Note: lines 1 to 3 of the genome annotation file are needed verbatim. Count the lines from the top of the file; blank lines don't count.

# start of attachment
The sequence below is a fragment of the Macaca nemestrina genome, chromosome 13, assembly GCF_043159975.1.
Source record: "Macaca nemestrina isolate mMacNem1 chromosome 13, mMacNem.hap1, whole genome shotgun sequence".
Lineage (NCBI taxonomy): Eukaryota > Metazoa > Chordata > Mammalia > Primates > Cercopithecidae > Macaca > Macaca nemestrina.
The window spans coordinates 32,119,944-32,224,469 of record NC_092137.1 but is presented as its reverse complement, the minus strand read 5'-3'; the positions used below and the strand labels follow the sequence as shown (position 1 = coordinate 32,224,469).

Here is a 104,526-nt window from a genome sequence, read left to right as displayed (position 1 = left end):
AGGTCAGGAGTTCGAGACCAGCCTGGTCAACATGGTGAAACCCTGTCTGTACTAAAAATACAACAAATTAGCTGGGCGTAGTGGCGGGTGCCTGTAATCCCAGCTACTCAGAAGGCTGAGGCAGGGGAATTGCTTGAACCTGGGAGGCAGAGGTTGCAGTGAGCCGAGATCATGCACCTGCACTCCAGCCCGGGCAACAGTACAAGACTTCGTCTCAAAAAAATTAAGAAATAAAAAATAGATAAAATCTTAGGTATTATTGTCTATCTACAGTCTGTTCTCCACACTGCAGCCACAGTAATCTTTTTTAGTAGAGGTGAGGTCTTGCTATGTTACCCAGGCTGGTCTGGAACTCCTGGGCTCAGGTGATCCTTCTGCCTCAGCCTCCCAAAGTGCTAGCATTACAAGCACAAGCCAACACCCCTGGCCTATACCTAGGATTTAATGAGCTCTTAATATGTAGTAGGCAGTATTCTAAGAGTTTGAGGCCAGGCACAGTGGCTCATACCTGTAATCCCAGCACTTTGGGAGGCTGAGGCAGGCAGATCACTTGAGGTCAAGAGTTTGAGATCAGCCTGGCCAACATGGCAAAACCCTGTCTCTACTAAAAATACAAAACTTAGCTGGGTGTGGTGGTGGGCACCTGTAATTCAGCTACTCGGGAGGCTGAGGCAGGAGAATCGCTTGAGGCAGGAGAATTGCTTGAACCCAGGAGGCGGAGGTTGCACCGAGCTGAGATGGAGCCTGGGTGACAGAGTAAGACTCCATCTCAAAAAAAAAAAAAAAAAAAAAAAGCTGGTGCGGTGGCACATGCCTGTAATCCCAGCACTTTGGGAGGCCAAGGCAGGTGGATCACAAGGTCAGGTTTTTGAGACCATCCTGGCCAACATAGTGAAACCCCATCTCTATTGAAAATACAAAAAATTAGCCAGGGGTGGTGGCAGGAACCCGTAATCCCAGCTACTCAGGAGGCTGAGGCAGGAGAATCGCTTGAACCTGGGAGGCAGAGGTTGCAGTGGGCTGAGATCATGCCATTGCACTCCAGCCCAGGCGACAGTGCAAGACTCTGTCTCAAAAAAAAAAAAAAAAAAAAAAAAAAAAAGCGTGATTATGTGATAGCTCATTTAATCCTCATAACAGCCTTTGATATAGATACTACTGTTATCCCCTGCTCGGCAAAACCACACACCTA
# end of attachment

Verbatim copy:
The sequence below is a fragment of the Macaca nemestrina genome, chromosome 13, assembly GCF_043159975.1.
Source record: "Macaca nemestrina isolate mMacNem1 chromosome 13, mMacNem.hap1, whole genome shotgun sequence".
Lineage (NCBI taxonomy): Eukaryota > Metazoa > Chordata > Mammalia > Primates > Cercopithecidae > Macaca > Macaca nemestrina.